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Tool - Undertow CD (album) cover




Experimental/Post Metal

3.23 | 638 ratings

From, the ultimate progressive rock music website

4 stars Metal is a genre I am fairly familiar with. Hard basses, slamming drums, shredding and hard guitars. However Metal and Rock co-exist together. One can balance itself onto another if so desired. Hard Rock - Hard Metal, Post Rock - Post Metal, Jazz Rock - Jazz Metal, the list goes on and on. This also applies to Prog Rock. There is Prog Rock bands and so there will be Prog Metal bands. One of the most inspiring and interesting of these Prog Metal bands is TOOL. Most people at least know TOOL for their albums 'Ænima' and 'Lateralus' but their first LP is also fairly well know and beloved, and for good reasons.

Undertow, released in 1993 is an album that I feel can be best described as a living, breathing, nightmare. The first track, Intolerance, showcases the band's sound. A sort of mix of No Wave, Metal, and Prog. It holds a lot of merits and details and textures within themselves. It's slow, rising, patient, but it is dark, horrifying, and grim. I think the best track on this album has to be Sober. It is the best track to introduce someone who hasn't heard this band. That guitar riff at the beginning of the song that goes around for most of the song. It's almost like it's own beat. It is incredibly calming but nightmare fuel, especially with the guitars, almost sounding like screams. This album keeps these nightmarish sounds until the last song, Disgustipated. This song is way different from anything else. It is more experimental, and kinda difficult too get through. It uses less guitars and more drums and has a sort of war song feeling, especially with the radio at the beginning sounding like a news caster talking about a war that is about too go down. Until the song devolves into this drone pitch that goes on for like 7 or 8 minutes. It's weird, it's creepy, it's almost like you are in the bottom of Hell kinda?and I think that is a big reason why this album is so beloved for me.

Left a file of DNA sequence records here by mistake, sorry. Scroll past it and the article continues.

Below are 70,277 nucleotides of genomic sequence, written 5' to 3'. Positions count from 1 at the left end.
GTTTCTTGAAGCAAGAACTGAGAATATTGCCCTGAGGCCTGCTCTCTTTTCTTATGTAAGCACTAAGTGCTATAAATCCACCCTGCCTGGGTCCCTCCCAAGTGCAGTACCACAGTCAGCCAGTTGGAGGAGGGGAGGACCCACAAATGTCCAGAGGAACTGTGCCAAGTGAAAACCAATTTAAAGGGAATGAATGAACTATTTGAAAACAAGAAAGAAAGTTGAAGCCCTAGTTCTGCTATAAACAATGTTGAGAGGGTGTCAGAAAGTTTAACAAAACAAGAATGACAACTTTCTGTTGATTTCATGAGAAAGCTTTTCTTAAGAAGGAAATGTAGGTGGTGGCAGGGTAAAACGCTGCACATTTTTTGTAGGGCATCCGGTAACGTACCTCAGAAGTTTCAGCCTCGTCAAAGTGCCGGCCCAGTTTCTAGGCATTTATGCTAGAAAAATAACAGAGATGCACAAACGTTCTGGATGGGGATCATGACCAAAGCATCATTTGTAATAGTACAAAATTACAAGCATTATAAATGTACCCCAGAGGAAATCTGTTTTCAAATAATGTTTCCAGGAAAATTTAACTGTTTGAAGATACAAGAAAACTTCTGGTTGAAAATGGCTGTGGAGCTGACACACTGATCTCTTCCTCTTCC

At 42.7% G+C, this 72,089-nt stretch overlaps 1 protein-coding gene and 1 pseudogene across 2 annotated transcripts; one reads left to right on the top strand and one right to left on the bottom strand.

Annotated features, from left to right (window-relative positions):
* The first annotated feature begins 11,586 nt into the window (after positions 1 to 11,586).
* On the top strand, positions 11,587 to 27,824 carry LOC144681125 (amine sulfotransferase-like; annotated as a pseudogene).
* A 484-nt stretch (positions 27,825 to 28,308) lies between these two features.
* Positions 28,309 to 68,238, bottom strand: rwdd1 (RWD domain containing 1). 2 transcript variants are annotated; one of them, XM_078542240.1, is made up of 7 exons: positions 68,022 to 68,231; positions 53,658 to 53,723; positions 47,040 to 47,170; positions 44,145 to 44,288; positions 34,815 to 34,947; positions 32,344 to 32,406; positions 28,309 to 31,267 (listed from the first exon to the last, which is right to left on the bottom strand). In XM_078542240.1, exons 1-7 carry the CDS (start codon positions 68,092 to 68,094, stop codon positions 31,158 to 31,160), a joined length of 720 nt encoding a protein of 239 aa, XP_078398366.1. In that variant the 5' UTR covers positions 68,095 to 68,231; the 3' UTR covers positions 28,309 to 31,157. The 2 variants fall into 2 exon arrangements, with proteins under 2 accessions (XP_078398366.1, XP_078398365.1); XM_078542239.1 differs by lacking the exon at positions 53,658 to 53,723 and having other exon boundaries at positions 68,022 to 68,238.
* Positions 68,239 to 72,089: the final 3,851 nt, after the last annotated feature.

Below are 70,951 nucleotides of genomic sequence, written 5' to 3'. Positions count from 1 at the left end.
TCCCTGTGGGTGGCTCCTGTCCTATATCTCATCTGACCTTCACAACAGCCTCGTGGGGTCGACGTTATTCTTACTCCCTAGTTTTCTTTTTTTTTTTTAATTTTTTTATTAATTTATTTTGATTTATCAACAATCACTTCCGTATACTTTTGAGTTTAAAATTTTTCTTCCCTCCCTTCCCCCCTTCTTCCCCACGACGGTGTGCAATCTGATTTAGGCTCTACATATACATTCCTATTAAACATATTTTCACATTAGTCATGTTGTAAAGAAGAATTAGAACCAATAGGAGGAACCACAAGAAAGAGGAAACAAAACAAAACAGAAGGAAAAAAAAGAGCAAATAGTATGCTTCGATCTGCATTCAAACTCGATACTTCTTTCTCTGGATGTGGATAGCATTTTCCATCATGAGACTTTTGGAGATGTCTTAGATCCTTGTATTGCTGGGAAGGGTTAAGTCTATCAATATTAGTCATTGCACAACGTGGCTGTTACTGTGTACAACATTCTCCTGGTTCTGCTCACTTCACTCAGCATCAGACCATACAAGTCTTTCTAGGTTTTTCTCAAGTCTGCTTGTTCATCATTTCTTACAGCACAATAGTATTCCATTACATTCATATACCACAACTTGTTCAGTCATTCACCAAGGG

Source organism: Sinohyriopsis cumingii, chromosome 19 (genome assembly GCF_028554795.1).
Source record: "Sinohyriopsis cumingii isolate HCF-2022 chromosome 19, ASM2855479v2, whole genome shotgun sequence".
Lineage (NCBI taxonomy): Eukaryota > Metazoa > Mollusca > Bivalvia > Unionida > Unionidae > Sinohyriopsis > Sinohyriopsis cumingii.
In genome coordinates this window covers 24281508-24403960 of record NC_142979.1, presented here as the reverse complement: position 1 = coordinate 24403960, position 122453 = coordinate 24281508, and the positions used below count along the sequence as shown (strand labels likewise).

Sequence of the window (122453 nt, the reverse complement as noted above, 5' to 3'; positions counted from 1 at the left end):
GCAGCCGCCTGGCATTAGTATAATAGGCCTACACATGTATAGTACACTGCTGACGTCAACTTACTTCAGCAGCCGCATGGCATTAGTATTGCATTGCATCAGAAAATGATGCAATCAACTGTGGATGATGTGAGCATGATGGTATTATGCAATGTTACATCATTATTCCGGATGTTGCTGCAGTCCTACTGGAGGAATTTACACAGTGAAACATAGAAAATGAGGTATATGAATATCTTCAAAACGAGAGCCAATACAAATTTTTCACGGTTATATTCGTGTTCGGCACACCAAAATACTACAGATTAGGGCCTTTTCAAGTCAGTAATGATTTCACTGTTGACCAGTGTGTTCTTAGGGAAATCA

It's awesome how nightmarish and hellish these songs sound with their abrasive guitars and vocals and their complexities. It is like listening to those paintings of what the deadly sins represent. It's Satan on earth, and if Satan sounds this good, I am not complaining. I really really like this album.

Dapper~Blueberries | 4/5 |


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